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12 Examples of Powerful Cultures from Successful Companies

Lessons and inspiration from successful company cultures mapped with the Culture Design Canvas.

Gustavo Razzetti

January 19, 2023

Examples of successful workplace cultures mapped with the Culture Design Canvas.

The culture of an organization encompasses much more than the values and purpose of your company. The Culture Design Canvas is the #1 tool to map the current culture of an organization and design the future state.

Culture matters because it boosts productivity, agility, employee engagement, and innovation. A strong, positive workplace culture precedes business results.

Each workplace culture is unique; the purpose of these examples is not for you to copy them, but to compare them with your own company’s culture, reflect on yours, and explore possibilities.

Every month we will add a new example of a powerful company culture mapped with the Culture Design Canvas to inspire your own. On this page, we curate the different examples and provide links to the full posts of each successful workplace culture.

If you want to learn more about how to use the Culture Design Canvas, read this post about how to map your workplace culture, or join the Culture Design Masterclass.

Looking for inspiration? Read on to see some great examples of company culture.

Pixar’s Creative & Collaborative Culture

This is a perfect example of how company culture precedes positive results. Pixar's culture is the secret sauce to developing so many box office successes.

Originality is fragile – no one understands this better than Pixar. You need a peculiar culture to identify the potential of “ugly babies,” as Ed Catmull calls early ideas. Pixar promotes psychological safety in order to nurture and encourage the first iterations of originality before turning them into beautiful creations.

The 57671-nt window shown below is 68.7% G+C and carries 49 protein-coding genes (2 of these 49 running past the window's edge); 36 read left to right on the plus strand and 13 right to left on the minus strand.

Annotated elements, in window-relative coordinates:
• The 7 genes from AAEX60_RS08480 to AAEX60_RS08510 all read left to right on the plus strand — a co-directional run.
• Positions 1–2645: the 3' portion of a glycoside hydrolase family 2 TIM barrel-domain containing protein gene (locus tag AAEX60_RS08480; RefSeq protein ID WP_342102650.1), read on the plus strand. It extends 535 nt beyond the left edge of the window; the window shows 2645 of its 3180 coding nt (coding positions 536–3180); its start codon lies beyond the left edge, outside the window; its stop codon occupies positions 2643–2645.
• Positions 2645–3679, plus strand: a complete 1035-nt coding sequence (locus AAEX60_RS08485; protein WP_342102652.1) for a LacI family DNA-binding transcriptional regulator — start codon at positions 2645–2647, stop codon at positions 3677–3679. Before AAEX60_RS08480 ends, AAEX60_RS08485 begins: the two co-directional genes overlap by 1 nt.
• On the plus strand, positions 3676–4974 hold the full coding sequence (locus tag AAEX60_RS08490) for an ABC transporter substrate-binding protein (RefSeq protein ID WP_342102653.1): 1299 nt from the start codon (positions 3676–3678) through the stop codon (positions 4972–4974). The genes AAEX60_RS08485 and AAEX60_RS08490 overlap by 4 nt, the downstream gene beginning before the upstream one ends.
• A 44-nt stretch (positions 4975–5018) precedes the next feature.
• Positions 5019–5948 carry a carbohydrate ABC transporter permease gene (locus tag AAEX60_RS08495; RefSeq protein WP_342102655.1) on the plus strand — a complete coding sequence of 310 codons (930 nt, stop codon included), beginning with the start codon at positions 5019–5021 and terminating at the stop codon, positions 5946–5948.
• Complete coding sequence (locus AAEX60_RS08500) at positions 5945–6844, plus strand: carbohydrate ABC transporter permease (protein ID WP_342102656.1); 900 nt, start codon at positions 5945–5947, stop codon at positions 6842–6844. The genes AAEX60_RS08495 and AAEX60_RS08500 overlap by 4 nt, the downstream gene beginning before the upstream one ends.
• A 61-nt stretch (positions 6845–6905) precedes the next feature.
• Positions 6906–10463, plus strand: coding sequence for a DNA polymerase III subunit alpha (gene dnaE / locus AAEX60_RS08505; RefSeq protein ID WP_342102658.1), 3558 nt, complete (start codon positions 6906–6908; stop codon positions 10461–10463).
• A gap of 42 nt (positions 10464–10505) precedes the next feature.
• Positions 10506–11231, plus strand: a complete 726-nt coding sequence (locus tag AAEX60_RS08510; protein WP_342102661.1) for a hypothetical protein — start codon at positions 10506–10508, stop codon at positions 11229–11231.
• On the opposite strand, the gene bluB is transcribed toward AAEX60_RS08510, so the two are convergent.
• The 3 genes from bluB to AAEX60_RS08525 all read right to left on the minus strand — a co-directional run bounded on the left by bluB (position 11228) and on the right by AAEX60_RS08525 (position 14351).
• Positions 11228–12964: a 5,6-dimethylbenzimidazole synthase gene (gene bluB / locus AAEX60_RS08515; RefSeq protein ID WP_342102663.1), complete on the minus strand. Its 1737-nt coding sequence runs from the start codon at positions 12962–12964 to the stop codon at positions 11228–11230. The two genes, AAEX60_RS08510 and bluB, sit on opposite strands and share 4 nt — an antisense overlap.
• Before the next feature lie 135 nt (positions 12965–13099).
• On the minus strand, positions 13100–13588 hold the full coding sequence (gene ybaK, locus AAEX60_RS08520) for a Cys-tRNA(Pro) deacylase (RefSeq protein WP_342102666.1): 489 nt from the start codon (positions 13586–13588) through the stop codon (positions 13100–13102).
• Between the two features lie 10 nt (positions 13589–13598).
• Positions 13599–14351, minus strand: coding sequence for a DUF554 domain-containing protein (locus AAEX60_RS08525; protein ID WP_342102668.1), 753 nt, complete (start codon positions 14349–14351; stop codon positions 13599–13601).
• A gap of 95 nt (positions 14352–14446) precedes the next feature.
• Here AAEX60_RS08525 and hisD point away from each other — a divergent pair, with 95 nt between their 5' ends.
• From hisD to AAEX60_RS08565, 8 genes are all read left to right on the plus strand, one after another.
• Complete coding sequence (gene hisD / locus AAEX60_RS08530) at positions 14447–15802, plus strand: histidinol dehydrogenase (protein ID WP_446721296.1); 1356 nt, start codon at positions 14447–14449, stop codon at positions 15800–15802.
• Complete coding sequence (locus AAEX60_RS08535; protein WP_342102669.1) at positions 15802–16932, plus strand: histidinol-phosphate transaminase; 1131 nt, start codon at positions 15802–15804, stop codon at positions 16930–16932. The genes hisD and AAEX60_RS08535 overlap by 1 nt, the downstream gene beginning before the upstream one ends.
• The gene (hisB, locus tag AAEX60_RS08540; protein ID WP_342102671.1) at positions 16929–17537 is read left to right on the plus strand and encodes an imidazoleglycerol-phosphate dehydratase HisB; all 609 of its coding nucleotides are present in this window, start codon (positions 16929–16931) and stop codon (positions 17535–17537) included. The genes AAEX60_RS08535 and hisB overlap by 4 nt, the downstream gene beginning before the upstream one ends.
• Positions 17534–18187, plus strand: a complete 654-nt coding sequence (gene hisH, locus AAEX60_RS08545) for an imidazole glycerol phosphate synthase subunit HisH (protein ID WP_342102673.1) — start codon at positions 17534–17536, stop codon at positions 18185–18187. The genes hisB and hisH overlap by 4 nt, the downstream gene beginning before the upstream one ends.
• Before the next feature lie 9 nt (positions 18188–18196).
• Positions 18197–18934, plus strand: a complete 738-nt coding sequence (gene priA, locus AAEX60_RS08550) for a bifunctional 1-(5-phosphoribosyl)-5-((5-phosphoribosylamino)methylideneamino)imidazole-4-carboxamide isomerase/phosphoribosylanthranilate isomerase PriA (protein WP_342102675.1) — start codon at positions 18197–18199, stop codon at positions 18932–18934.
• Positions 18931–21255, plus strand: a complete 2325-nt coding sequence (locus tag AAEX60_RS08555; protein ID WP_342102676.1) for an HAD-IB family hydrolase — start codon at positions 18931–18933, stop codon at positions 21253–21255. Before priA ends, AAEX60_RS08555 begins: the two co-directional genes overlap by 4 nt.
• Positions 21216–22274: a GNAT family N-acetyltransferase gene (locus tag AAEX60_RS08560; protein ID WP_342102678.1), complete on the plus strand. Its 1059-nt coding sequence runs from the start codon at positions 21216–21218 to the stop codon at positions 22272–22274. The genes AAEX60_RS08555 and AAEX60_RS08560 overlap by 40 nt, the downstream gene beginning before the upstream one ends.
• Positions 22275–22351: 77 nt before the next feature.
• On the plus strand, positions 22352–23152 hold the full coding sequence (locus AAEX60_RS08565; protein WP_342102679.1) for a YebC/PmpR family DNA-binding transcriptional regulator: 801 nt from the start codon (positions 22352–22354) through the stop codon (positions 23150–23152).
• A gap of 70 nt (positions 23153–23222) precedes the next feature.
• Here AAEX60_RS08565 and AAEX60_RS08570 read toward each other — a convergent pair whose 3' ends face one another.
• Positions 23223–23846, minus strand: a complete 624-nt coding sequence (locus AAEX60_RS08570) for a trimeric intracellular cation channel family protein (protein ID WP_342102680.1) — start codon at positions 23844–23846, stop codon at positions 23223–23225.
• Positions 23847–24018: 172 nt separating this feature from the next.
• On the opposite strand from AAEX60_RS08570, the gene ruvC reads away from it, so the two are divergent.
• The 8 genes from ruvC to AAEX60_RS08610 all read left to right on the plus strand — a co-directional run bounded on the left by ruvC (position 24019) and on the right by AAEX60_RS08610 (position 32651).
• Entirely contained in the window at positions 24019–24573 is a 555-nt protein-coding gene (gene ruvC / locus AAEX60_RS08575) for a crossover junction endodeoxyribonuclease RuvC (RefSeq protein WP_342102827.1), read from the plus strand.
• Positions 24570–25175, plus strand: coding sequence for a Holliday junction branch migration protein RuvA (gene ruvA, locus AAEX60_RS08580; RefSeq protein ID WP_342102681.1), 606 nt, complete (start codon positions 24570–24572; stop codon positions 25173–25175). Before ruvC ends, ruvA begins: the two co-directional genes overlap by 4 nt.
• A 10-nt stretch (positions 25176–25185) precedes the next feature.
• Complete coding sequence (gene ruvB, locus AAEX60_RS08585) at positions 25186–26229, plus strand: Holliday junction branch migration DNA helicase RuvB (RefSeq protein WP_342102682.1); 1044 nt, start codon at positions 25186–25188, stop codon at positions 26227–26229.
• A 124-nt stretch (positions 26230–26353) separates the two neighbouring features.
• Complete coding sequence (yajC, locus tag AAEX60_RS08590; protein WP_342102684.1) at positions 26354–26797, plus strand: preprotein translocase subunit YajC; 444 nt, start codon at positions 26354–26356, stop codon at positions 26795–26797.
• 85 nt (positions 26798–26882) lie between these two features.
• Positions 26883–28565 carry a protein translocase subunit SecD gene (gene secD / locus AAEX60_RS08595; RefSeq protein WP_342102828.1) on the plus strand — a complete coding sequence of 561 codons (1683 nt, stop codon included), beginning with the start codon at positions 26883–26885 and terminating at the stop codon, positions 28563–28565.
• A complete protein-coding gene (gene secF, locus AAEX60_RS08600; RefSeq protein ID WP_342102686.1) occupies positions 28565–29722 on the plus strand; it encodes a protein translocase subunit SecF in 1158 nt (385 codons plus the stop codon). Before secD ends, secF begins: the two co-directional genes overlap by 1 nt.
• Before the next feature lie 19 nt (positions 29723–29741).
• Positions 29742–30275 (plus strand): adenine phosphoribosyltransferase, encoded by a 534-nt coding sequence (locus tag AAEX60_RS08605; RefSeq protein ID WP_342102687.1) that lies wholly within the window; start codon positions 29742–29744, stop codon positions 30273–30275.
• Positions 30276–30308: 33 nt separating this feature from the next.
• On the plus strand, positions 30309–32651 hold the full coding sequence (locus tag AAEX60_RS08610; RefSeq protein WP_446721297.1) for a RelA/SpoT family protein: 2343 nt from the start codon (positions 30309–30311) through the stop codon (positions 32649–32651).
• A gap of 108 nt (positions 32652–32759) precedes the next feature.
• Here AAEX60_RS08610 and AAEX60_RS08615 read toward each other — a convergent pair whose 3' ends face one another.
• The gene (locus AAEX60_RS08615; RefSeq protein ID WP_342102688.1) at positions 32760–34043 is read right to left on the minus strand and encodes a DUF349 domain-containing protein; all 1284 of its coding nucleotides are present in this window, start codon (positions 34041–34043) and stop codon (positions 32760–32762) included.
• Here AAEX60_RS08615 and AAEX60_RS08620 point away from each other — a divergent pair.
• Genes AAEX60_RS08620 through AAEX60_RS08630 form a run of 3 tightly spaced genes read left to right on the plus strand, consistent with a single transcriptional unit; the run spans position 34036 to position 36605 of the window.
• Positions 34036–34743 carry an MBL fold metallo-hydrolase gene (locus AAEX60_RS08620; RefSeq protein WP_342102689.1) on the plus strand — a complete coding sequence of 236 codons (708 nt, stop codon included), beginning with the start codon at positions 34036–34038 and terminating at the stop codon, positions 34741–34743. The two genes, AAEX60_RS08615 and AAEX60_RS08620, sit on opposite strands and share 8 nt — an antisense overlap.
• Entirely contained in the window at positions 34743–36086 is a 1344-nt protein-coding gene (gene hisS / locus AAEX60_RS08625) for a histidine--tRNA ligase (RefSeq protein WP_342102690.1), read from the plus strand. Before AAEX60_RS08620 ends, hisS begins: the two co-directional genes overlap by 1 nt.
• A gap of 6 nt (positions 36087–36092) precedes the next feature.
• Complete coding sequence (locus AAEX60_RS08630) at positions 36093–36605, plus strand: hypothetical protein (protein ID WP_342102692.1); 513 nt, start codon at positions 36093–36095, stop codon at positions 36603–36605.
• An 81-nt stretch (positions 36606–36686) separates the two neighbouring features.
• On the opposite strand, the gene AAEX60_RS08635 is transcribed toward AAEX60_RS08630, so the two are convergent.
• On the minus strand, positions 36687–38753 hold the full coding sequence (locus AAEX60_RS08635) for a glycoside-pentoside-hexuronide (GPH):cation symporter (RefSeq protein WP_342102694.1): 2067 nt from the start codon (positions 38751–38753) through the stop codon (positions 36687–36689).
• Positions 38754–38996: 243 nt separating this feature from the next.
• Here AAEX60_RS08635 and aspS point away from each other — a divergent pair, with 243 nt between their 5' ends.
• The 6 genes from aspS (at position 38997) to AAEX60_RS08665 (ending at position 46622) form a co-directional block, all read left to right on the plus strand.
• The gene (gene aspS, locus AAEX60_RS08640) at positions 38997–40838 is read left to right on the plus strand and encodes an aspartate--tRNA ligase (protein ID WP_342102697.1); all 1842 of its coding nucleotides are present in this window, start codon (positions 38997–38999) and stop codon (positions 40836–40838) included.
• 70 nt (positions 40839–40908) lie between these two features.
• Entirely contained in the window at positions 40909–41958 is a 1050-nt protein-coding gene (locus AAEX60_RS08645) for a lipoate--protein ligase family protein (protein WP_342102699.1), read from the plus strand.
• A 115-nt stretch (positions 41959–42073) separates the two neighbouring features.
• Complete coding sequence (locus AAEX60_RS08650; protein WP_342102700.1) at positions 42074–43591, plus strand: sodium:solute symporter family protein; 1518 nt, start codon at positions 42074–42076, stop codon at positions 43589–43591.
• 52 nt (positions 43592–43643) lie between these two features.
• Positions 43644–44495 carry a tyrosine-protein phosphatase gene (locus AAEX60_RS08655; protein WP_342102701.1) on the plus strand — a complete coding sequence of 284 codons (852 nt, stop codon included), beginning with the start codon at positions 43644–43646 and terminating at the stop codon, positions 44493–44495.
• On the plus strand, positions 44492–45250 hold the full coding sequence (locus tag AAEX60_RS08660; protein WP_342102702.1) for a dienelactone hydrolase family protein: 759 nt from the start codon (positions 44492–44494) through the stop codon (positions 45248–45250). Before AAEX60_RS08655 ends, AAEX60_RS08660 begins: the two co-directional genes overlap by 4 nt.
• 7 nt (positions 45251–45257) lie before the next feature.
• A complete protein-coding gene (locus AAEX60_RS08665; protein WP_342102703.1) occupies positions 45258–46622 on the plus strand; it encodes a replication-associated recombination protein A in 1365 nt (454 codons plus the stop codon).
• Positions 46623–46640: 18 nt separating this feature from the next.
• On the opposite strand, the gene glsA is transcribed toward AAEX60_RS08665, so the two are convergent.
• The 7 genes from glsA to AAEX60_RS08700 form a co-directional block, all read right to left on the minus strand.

The secret to Pixar’s success lies in balancing creativity with collaboration. While most creative organizations promote internal competition, Pixar adopts a different approach. Colleagues provide feedback to each other to help improve other teams ideas. People are expected to get used to feeling embarrassed in public by showing works in progress.

Pixar practices radical candor to promote transparent conversations. Colleagues are not meant to judge their peers, but the work. Collectively, they help turn ugly babies into beautiful ones. People respect each other. However, no one pulls punches to be polite.

pixar creative and collaborative culture mapped using the culture design canvas

Read the full blog post to discover the different building blocks of Pixar’s company culture.

Netflix’s Freedom & Responsibility Company Culture

“In many organizations, there is an unhealthy emphasis on process and not much freedom,”  reads the Netflix culture memo. No surprise then that, at its core, Netflix’s company culture is about “people even over process.”

Netflix’s culture deck captures its approach to building a high performance culture and setting teams in an environment that enables them to excel. Employees are given freedom (and authority) to make decisions; managers should provide context when needed, but shouldn’t influence decision-making. Netflix believes that performance, not effort, should be rewarded. Only A-players are rewarded; others are invited to leave and offered a generous severance package.